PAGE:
FDA Commissioner, Stephen Hahn, MD, said even if they’re not being inspected, manufacturers should continue to follow cGMPs. “Inspections are just one part of a robust and multi-pronged approach to overseeing the safety and quality of FDA-regulated products; however, inspections are not what cause quality to happen. Safety and quality need to be owned by the industry, and firms have the primary responsibility to reliably produce quality products.”
Joe Simons, chairman of the Federal Trade Commission, said that despite difficult circumstances, staff in the Bureau of Consumer Protection would remain at work and that good faith efforts will be taken into account in making enforcement decisions.
“We are working closely with federal and state law enforcers, and with other stakeholders, including consumer advocates and the business community, and are devoting significant resources to tackling scammers and unfair and deceptive business practices. We will not tolerate businesses seeking to take advantage of consumers’ concerns and fears regarding coronavirus disease, exigent circumstances, or financial distress.”
With a greater responsibility of safety assurance on the manufacturers, Simons added that the FTC is available to assist businesses that seek guidance about compliance obligations on consumer protection issues.
Warning letters batch #4
The Federal Trade Commission recently announced it has sent 37 additional letters warning dietary supplement marketers to stop making unsubstantiated claims that their products can treat or prevent COVID-19. This is the fourth batch of warning letters the FTC has sent out. In all, the Commission has sent similar letters to almost 100 companies and individuals.
The FTC previously sent warning letters to a variety of marketers selling vitamins, herbs, colloidal silver, teas, essential oils, and other products pitched as scientifically proven coronavirus treatments or preventatives.
And it's not just health claims. The demand of immune support ingredients has challenged the supply chain and scammers are pouncing on the opportunity. It was recently brought to the attention of Alkemist Labs that some ingredient suppliers and marketing companies have been altering valid lab reports and using those falsified reports to promote their products.
The agency said scammers are relying on an old trick from their bag: “Scammers follow headlines, and what’s in the headline right now is COVID-19 all the time and scammers are following that,” said Monica Vaca, associate director for the FTC’s division of consumer response and operations.
In the latest series, FTC fired off warning letters to the following individuals and companies hawking supplements, drugs, vitamin C therapy and Chinese herbal treatments they claim would treat or prevent coronavirus:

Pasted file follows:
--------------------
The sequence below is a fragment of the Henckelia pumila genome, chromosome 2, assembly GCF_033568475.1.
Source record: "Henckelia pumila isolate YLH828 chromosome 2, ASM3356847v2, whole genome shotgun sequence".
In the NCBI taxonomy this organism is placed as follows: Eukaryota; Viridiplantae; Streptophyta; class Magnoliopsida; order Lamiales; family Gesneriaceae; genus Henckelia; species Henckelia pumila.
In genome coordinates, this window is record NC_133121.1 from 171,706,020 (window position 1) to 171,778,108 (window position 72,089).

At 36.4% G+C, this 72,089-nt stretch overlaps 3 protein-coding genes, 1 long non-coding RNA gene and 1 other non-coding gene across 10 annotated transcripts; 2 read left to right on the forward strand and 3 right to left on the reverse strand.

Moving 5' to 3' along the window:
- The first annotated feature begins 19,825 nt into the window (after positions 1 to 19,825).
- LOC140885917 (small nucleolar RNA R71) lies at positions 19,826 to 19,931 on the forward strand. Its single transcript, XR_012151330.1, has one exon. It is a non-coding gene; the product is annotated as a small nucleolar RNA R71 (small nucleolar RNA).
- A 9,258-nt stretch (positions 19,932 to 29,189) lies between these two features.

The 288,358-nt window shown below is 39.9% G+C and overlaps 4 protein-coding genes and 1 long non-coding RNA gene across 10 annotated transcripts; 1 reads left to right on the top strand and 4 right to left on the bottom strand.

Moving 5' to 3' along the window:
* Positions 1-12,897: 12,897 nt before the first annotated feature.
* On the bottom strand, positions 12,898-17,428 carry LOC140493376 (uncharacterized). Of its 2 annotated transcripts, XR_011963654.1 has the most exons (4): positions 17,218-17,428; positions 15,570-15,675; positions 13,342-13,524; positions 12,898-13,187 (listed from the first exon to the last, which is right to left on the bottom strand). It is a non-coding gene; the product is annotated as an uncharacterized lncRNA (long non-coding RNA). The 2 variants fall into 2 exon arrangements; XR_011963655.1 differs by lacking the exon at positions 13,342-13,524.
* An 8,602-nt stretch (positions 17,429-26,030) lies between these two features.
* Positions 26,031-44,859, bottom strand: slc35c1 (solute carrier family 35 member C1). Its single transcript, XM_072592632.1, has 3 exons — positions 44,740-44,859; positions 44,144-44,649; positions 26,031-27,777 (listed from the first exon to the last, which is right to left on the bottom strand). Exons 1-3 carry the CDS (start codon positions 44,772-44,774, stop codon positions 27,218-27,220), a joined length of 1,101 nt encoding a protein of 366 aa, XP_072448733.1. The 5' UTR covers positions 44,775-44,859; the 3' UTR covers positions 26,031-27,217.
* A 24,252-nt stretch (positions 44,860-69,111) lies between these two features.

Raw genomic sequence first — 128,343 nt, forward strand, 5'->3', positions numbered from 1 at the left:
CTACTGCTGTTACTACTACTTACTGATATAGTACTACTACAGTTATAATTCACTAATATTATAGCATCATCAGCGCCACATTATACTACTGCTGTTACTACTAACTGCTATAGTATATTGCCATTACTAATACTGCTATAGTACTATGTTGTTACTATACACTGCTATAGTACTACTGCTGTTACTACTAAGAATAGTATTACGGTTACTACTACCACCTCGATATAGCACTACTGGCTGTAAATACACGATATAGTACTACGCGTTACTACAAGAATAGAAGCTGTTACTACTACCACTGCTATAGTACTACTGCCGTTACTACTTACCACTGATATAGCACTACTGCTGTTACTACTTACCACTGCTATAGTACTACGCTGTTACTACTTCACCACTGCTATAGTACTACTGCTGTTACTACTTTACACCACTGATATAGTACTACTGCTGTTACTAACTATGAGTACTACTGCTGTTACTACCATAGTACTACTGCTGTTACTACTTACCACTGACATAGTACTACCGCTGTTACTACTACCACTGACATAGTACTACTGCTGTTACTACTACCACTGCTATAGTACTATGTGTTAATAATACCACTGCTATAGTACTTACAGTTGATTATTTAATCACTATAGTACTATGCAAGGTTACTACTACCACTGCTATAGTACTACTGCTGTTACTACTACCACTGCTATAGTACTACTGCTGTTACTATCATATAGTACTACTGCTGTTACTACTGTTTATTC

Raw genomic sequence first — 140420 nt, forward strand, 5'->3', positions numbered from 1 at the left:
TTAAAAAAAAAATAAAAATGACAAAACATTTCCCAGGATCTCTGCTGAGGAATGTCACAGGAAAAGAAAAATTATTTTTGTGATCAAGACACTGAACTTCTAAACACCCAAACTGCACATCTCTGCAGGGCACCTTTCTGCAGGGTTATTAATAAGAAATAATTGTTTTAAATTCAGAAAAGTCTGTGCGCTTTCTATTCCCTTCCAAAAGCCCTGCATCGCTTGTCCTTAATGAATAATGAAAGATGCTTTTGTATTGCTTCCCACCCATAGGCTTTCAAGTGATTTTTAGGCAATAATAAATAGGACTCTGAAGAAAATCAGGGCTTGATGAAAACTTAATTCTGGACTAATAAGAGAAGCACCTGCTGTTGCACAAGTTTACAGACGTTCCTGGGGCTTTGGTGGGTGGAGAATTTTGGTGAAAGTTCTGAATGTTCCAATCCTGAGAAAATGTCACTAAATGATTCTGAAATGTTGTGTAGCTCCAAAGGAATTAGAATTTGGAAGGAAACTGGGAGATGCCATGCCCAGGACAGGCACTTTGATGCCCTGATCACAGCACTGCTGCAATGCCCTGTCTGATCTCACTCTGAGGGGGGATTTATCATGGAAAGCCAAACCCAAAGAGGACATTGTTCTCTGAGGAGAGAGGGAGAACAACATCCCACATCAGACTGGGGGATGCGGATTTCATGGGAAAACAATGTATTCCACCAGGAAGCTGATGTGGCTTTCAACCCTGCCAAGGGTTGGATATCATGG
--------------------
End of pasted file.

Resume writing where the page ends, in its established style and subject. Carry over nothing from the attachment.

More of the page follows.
- A Center for Natural Healing (Santa Clara, California)
- ActiveHerb Technology, Inc. (San Diego, California)
- Barry Cohen (Port St. Lucie, Florida)
- Bee & You (New York, New York)
- Center for Occupational & Environmental Medicine (N. Charleston, South Carolina)
- Core Acupuncture (Philadelphia, Pennsylvania)
- EHE Clinic & Wellness (Blacksburg, Virginia)
- Essentia Chinese Herbs (Scottsdale, Arizona)
- Golden Road Kratom (Huntington Beach, California)
- Golden Sunrise Pharmaceutical (Portersville, California)
- Holistic Health Acupuncture (Medford, Oregon)
- Holtorf Medical Group (El Segundo, California)
- Infuze MD (Pleasant Hill, California)
- Inner Works Acupuncture (Portland, Oregon)
- Integrative Acupuncture (Montpelier, Vermont)
- Legion Athletics, Inc. (McLean, Virginia)
- Natural Herbal Life, Inc. (Manhattan Beach, California)
- Naturments (Lauderdale Lakes, Florida)
- New Leaf Wellness, LLC (West Des Moines, Iowa)
- NothingsIncurable (online only)
- Pacific Acupuncture (Manhattan Beach, California)
- Portland Clinic of Holistic Health (Portland, Oregon)
- Proactive Health (Tustin, California)
- Remedys Nutrition (Miami Lakes, Florida)
- Sheldon Jay Dobbs (Martinsville, Indiana)
- Aspire Regenerative Health (San Diego, California)
- Cypress Natural Medicine (Palo Alto, California)
- DetoxVIP (West Palm Beach, Florida)
- Envista Medical Neck & Back Center (Bakersfield, California)
- Holistique Naturopathic Medical Center (Bellevue, Washington)
- McDonagh Medical Center (Gladstone, Missouri)
- Onus IV (Denver, Colorado)
- Revive & Rally Health Lounge (Kansas City, Missouri)
- Riordan Clinic (Wichita, Kansas)
- The Epigenetics Healing Center, LLC (Overland Park, Kansas)
- The LaCava Center (St. Charles, Illinois)
- Whole Health Chicago (Chicago, Illinois)
Cut it out or pay up
In the letters, the FTC outlines that one or more of the efficacy claims made by the marketers are unsubstantiated because they are not supported by scientific evidence, and therefore violate the FTC Act. The letters advise the recipients to immediately stop making all claims that their products can treat or cure COVID-19, and to notify the Commission within 48 hours about the specific actions they have taken to address the agency’s concerns.
Additionally, the letters warn that if these false claims do not stop, the Commission may seek a federal court injunction and an order that requires money to be refunded to consumers. The FTC recently announced its first case against a marketer of such products, Marc Ching, who does business as Whole Leaf Organics.
“Let’s be clear: companies making these claims can look forward to an FTC lawsuit like this one,” cautioned Bureau of Consumer Protection Director Andrew Smith.